Since the merger, there've 67 first-round running backs have started at least 50 games.  When you measure the first six years of each of their careers, Cadillac ranks 50th in rushing yards.  He's another John Stephens.  Another Leonard Russell.

You don't expect a top five running back to be Eric **CENSORED**erson.  You don't expect him to be Barry Sanders or Walter Payton.  But you expect him to be good.  You hope he's better than TOP FIFTY among his contemporaries.  You want him to be better than Garrison Hearst, or John Williams.

I used to be a kid once too and I thought the next first round pick was the next greatest player in the universe but it doesn't work that way.

I know.  I'm not naive.  But you pray your franchise running back is at least competent, which Cadillac hasn't been for most of his career.

You hope to hit on two or three picks a year (Caddy has actually been a hit as drafts go).

A hit?  The guy who just had his best season as a backup?  A third down back?  After losing his job to an undrafted rookie, because he was averaging 2.6 yards per carry in the starting role?  That's a hit?  What the **CENSORED** is a miss?

If you get one great player out of a draft you're elated.  The idea that if your first round pick doesn't get to the Hall (Whoops Caddy's in the hall) he's a huge disapointment is an awfully childish way to look at things.

First of all, Carnell's gloves and cleats are in the Hall.  Second of all, Cadillac's not a disappointment because he's not going to the Hall of Fame.  He's a disappointment because he's had a horrible career, and is the 50th best first round running back selected in the last forty years.

And third of all, it's D-I-S-A-P-P-O-I-N-T-M-E-N-T.


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#28 : January 28, 2011, 02:15:57 PM

We have missed on plenty. Do we really need to feel even WORSE about it as opposed to GOOD about who we got last year?

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#29 : January 28, 2011, 05:37:29 PM

Are you 12 years old?  A BIG dissapointment regarding a first round NFL draft pick is not having a guy still helping your team 5 years later.  A big disapointment is having him be out of the league five years later and that happens close to half the time so you need to take it down a notch.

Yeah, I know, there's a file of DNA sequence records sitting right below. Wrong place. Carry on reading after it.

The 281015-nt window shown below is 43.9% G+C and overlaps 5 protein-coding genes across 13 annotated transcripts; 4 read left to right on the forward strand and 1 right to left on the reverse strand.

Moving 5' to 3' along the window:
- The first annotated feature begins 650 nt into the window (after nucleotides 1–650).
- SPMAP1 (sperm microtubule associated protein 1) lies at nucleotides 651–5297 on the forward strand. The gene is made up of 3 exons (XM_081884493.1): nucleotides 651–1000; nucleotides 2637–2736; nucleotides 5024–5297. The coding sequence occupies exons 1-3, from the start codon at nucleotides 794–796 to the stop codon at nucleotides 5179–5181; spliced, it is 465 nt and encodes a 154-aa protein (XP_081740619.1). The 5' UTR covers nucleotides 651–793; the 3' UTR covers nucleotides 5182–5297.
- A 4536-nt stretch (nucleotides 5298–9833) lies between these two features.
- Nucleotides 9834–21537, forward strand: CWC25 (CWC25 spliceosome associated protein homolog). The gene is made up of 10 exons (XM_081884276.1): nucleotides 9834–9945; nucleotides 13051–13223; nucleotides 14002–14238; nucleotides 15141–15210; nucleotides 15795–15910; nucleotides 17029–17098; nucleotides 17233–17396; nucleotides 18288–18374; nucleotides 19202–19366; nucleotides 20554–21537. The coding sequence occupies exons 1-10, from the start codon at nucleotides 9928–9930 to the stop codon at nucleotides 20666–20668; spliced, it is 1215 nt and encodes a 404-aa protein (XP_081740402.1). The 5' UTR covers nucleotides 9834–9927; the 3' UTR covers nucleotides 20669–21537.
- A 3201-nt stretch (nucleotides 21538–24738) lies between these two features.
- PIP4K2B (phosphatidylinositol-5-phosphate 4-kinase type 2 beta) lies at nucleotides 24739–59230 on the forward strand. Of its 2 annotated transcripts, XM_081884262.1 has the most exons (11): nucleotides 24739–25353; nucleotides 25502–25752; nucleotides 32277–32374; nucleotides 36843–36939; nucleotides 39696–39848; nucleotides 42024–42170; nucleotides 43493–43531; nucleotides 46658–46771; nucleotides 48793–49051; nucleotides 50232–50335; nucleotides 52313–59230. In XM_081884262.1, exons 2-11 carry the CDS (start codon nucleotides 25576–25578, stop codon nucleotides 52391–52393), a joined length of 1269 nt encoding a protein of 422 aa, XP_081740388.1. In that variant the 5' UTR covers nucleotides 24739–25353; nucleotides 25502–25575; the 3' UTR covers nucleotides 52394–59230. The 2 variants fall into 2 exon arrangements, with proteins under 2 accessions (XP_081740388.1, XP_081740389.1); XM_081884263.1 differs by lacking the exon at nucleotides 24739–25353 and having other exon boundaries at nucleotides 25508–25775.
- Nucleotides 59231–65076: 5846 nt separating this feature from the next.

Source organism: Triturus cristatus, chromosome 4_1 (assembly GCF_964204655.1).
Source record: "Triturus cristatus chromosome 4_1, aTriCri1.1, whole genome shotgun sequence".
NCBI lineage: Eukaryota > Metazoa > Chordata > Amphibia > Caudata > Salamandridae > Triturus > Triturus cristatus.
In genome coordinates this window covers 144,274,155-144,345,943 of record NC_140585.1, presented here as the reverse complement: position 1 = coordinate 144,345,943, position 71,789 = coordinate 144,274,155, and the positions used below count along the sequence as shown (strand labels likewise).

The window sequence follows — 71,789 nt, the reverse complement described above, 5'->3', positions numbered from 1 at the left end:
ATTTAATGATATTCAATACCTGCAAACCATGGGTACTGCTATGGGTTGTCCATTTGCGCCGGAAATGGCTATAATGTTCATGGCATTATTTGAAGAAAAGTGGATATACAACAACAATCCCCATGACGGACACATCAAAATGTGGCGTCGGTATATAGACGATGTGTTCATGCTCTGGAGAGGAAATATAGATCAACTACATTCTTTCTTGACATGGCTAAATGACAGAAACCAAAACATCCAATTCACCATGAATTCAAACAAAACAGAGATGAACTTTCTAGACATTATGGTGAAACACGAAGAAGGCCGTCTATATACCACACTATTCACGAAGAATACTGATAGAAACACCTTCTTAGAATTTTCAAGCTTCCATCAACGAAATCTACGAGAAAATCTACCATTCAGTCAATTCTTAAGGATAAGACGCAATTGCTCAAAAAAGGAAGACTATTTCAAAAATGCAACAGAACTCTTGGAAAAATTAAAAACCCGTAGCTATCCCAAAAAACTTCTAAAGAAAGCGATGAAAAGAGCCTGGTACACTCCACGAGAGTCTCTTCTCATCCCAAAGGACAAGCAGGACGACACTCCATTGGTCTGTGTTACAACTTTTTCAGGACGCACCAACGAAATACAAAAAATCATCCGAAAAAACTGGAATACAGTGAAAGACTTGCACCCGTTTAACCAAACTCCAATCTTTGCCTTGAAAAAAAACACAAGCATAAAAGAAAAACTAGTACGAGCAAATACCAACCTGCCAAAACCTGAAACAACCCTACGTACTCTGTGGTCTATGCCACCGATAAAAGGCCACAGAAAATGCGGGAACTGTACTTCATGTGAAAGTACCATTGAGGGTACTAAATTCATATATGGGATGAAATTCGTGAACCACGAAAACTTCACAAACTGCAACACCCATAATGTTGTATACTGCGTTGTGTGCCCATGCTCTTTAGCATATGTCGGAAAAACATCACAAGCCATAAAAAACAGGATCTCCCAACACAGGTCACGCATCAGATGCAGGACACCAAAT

You shouldn't disparage someone's opinion by calling them a "kid," then go on to misspell the word "disappointment" twice in two sentences.  And regardless, my age has nothing to do with it.  If you think a first round (TOP FIVE OVERALL) running back should be good for 3700 yards in six years, then you have no idea how the draft is supposed to work.  Cadillac Williams is an enormous disappointment.

Since the merger, there've 67 first-round running backs have started at least 50 games.  When you measure the first six years of each of their careers, Cadillac ranks 50th in rushing yards.  He's another John Stephens.  Another Leonard Russell.

You don't expect a top five running back to be Eric **CENSORED**erson.  You don't expect him to be Barry Sanders or Walter Payton.  But you expect him to be good.  You hope he's better than TOP FIFTY among his contemporaries.  You want him to be better than Garrison Hearst, or John Williams.

I used to be a kid once too and I thought the next first round pick was the next greatest player in the universe but it doesn't work that way.

I know.  I'm not naive.  But you pray your franchise running back is at least competent, which Cadillac hasn't been for most of his career.

You hope to hit on two or three picks a year (Caddy has actually been a hit as drafts go).

A hit?  The guy who just had his best season as a backup?  A third down back?  After losing his job to an undrafted rookie, because he was averaging 2.6 yards per carry in the starting role?  That's a hit?  What the **CENSORED** is a miss?

If you get one great player out of a draft you're elated.  The idea that if your first round pick doesn't get to the Hall (Whoops Caddy's in the hall) he's a huge disapointment is an awfully childish way to look at things.

First of all, Carnell's gloves and cleats are in the Hall.  Second of all, Cadillac's not a disappointment because he's not going to the Hall of Fame.  He's a disappointment because he's had a horrible career, and is the 50th best first round running back selected in the last forty years.

And third of all, it's D-I-S-A-P-P-O-I-N-T-M-E-N-T.

I can't believe I wasted my time reading this.  Lets just move on to your hatred of John Gruden and Bruce Allen.

And whats with this starting 50 games BS.  You have to be far beyond a huge disappointment to start 50 games in the NFL.  You fail at logic.